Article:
Harboring two distinct accounts, one for the supralunar and one for the sublunar world, to use Aristotelian imagery, is not a serious intellectual stance. The resultant clash was my constant companion for decades. Yet I knew that there is but a single reality out there, and science is getting increasingly better at describing it. Humanity is not condemned to wander forever in an epistemological fog, knowing only the surface appearance of things but never their true nature. We can see something; and the longer we gaze, the better we comprehend.
In a mid-life crisis (that erupted late, at age 50), I resolved the conflict between these two types of explanations, by rejecting Catholic and indeed all Christian precepts.
I do believe that some deep and elemental organizing principle created the universe and set it in motion for a purpose I cannot comprehend. I grew up calling this entity God. It is much closer to Spinoza’s God than to the God of Michelangelo’s painting. The mystic Angelus Silesius, a contemporary of Descartes, captures the paradoxical essence of the self-caused Prime Mover as “Gott ist ein lauter Nichts, ihn rührt kein Nun noch Hier” (God is a lucent nothing, no Now nor Here can touch him).
The rise of sentient life within time’s wide circuit was inevitable. Teilhard de Chardin is correct in his view that islands within the universe—if not the whole cosmos—are evolving toward ever-greater complexity and self-knowledge. I am not saying that Earth had to bear life or that bipedal, big-brained primates had to walk the African grasslands. But I do believe that the laws of physics overwhelmingly favored the emergence of consciousness. The universe is a work in progress. Such a belief evokes jeremiads from many biologists and philosophers, but the evidence from cosmology, biology, and history is compelling.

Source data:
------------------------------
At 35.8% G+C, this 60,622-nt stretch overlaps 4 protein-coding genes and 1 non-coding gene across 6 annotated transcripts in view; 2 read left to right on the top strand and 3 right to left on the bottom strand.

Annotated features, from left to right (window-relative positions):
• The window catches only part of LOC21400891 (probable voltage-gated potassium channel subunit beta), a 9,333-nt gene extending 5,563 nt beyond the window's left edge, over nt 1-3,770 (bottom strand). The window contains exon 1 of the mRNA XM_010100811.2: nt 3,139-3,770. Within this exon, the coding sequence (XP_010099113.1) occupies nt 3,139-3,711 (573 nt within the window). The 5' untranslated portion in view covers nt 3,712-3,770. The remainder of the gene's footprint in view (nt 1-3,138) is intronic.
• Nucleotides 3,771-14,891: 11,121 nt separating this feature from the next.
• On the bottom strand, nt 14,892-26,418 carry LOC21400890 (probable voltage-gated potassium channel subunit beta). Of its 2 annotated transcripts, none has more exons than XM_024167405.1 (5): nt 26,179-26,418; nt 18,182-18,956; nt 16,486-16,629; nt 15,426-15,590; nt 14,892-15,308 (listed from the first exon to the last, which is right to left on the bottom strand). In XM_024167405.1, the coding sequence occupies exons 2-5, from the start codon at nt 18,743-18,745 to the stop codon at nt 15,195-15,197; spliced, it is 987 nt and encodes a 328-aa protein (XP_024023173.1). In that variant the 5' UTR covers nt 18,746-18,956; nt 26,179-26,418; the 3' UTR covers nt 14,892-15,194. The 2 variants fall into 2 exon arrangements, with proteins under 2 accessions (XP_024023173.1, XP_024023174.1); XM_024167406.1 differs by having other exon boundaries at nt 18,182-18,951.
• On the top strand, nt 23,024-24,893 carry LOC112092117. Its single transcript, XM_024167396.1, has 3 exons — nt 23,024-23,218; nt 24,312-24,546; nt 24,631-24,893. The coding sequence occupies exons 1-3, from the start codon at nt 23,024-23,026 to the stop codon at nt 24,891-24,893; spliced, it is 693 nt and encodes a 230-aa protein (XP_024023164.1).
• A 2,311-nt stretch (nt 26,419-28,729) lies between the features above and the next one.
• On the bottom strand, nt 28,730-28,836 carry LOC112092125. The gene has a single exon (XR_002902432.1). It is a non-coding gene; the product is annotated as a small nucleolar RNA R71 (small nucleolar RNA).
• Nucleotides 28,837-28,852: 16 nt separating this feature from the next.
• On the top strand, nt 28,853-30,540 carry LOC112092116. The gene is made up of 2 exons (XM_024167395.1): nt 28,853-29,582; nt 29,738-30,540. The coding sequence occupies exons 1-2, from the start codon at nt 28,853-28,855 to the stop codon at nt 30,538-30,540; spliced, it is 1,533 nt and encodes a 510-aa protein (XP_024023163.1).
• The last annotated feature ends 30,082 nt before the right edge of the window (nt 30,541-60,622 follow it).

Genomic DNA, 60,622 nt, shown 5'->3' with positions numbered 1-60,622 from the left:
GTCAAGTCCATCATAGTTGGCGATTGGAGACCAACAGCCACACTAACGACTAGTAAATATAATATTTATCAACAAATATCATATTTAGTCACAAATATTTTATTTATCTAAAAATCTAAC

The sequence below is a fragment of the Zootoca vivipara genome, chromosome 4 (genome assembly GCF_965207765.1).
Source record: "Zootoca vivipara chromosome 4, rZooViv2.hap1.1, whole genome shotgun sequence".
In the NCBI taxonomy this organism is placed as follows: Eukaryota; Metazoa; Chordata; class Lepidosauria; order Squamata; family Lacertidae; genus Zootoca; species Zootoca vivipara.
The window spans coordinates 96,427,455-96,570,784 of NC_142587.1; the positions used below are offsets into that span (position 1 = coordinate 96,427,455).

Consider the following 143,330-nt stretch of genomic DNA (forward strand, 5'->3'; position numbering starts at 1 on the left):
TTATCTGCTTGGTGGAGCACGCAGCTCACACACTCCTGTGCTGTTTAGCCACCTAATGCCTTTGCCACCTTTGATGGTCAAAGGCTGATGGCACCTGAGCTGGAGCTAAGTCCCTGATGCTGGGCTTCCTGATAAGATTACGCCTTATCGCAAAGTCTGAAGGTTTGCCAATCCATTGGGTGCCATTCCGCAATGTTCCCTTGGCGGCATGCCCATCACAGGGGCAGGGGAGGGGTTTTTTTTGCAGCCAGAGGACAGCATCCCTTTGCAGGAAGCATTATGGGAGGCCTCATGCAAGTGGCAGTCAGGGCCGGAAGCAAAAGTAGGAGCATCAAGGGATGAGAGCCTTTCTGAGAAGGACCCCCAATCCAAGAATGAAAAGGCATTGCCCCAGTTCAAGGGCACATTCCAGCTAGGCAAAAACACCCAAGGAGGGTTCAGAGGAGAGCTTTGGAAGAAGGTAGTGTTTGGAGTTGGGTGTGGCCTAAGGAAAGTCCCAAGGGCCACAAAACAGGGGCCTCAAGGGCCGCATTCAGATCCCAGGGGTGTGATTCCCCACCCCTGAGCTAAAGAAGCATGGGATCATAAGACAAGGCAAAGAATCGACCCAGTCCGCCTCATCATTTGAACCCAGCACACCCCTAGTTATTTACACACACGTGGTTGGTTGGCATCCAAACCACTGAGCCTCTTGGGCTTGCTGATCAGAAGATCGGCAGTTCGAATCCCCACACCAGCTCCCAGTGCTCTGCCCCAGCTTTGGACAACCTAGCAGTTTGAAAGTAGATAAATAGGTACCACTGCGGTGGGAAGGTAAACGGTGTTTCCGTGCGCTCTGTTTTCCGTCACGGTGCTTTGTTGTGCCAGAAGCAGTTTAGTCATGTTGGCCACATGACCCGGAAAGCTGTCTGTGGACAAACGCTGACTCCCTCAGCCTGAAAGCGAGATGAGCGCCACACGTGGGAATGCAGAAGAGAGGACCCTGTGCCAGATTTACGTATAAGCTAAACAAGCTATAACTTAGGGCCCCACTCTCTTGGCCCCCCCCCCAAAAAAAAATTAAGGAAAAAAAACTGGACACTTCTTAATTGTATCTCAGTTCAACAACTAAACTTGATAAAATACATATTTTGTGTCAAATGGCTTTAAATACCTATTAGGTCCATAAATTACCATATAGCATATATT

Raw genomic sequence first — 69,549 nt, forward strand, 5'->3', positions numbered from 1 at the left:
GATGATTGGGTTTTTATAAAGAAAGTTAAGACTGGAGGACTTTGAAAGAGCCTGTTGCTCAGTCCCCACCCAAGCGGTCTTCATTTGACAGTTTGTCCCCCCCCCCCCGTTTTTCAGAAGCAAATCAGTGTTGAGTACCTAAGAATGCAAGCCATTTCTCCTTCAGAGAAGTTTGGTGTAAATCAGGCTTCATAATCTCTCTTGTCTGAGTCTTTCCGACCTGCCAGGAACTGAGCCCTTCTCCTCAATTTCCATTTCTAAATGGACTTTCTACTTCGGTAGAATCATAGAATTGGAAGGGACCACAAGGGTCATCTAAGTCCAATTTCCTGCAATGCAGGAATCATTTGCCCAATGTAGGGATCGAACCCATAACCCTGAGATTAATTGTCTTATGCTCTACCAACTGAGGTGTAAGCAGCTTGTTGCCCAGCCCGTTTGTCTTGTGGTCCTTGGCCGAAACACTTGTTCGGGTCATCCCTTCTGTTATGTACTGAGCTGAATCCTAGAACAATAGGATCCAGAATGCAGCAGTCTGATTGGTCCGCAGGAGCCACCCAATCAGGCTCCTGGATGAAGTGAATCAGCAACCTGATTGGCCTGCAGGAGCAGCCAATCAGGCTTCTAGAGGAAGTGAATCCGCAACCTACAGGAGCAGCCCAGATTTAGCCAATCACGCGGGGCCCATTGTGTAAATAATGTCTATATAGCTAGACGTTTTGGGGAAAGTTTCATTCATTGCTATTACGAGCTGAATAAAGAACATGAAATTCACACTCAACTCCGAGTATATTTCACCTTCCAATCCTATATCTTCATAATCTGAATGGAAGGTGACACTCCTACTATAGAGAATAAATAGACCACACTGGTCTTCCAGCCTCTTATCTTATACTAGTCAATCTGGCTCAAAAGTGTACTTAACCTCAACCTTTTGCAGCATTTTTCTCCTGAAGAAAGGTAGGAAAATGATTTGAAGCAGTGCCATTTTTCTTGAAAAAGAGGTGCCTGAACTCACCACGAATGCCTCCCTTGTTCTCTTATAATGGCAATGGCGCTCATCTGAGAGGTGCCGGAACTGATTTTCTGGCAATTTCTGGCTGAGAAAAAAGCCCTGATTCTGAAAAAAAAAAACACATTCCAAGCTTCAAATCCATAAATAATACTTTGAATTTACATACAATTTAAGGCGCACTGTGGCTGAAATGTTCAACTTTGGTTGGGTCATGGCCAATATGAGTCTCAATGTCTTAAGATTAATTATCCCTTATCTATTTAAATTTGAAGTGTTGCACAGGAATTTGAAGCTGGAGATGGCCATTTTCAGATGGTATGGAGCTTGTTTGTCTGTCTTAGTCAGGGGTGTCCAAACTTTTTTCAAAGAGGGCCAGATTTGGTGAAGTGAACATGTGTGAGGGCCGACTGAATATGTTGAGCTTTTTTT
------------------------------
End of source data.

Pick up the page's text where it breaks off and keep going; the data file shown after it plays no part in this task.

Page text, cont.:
Spiritual traditions encourage us to reach out to our fellow travelers on the river of time. More than most secular ideologies, religions emphasize the common bond among people: Love thy neighbor as thyself. Religious sentiments, as expressed through music, literature, architecture, and the visual arts bring out some of what is best in humankind. Yet, collectively, they are only of limited use in making sense of the puzzle of our existence. The only certain answers we can obtain come from science.
What I find most appealing from an intellectual and ethical point of view are certain strands of Buddhism.
I am saddened by the loss of my religious belief, like leaving forever the comfort of my childhood home, suffused with a warm glow and fond memories. I still have feelings of awe when entering a high-vaulted cathedral or listening to Bach’s St. Matthew Passion. Nor can I escape the emotional thrall, the splendor and pageantry, of High Mass. But my loss of faith is an inescapable part of growing up, of maturing and seeing the world as it is. Science is a story for grown men, not a consoling tale for children.
I’m cast out into the universe, a strange, scary, and often lonely place. I strive to discern through its noisy manifestations—its people, dogs, trees, mountains, and stars—the eternal Music of the Spheres.
Do you think we’ll be able to satisfactorily integrate science and spirituality in the not-too-distant future? Do you find Ken Wilber’s attempted integration (in works like The Marriage of Sense and Soul and Sex, Ecology, Spirituality) at all compelling?
I truly do not know. But I know I will not give up striving to reunite a scientific with a spiritual perspective.
You state toward the end of your book: “The universe is a work in progress.” Waxing romantic, would you agree that “God is a work in progress”?
I do not know what this means!
Last, how large a role in your own peace of mind and spiritual practice do activities like rock-climbing and meditation play?
So far, meditation, while appealing from an intellectual point of view, is not for me. I lack the discipline and the desire to contemplate for hours, attending to “no awareness.” I thrive on running, biking, and climbing for hours, hyperkinetic. For me, life is motion. I can rest when I’m dead.